As reported in the LA Times, movie stars George Clooney, Bill Murray and Matt Damon recently made statements around the launch of their movie “Monuments Men” that the British Museum should return the Elgin Marbles back to Greece.
But what, you say, would that mean for all the Egyptian stuff at the Louvre that was carted off by Napoleon at around the same time? Damon reasonably dismisses British protests that he doesn’t know what he’s talking about because he’s an American, but cultural patrimony is not a black-and-white issue. The argument can be made that cultural property laws restrict international trade in antiquities, and that if they had always existed, the world’s great border-crossing encyclopedic museums wouldn’t be nearly so great, or so border-crossing. So what’s more important, George et al.: stewardship, or ownership?
Responding to the urgent national cries for a statue commemorating Ronald Reagan as a hot young lifeguard, the town of Dixon, IL is commissioning a life-sized bronze of the former movie star and President to complement the other two statues the town already has, reports the LA Times. If only the statue would be like one of artist Omri Amrani’s sports figures in motion — maybe of Reagan jogging along the edge of the lake, Baywatch-style?
Rest easy, America: your nagging itch is about to be scratched, handsomely!
CEO Louise Blouin
Louise Blouin seems to be in trouble these days. Her reputation as an employer is so clouded that when the CEO of Blouin Media, publisher of Artinfo.com and Art + Auction, called a snow day yesterday, Dan Duray of the Gallerist suggested that it was simply because it was payday and, since Monday is a holiday, the company could avoid paying its employees until at least Tuesday.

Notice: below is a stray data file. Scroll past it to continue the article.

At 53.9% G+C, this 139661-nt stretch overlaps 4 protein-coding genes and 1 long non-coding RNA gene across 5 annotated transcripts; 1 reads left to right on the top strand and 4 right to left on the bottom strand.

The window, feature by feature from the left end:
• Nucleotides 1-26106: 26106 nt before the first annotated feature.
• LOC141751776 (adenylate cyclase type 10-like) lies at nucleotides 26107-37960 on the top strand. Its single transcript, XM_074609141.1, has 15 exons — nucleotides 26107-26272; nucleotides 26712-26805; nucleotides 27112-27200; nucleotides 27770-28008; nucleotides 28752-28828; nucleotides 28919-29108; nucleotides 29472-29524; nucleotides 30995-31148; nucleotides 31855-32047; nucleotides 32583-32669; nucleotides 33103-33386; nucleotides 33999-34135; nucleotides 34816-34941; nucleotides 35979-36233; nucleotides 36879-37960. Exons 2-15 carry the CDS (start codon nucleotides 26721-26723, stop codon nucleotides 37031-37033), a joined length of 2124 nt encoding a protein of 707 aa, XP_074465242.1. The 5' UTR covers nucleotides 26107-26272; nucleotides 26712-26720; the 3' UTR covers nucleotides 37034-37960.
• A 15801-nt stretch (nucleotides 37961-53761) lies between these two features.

The snow day came only a day after Blouin and the company president were served with lawsuit papers, filed by two former top executives who claim that they were fired after complaining about missing paychecks and commissions. A Blouin spokesperson said “there were disputed commissions that did not belong to them, and that is why they were terminated,” but the lawsuit claims that Blouin explained to other staff members that the plaintiffs were “greedy,” “evil,” and “stole” money, clients and commissions. The New York Post reports that the two plaintiffs are among a number of former Blouin staffers who have left to join Artnet News, a digital publication that aims to compete with Artinfo.com.
Blouin’s reputation as a fair employer has been nose-diving for a while now. Last month, C-Monster Carolina A. Miranda, freelance arts writer, launched a relentless Twitter campaign called #BlouinShaming:
The two plaintiffs also charge that, despite many years of service at Blouin Media, they were classified as independent contractors when they should have been classified as full-time employees. It should be noted that all Glasstire writers are part-time freelancers, which, as Glasstire contributor Laura Lark explains in her recent article “The Lark Guide to Artworld Behaviors,” makes it “not a ‘real’ job, but then here is a little bit more of that sentence (the all caps are hers):
…it really boils down to money—and though Glasstire PAYS ITS WRITERS BETTER THAN ANY PUBLICATION I’VE EVER WORKED FOR, it’s not a “real” job…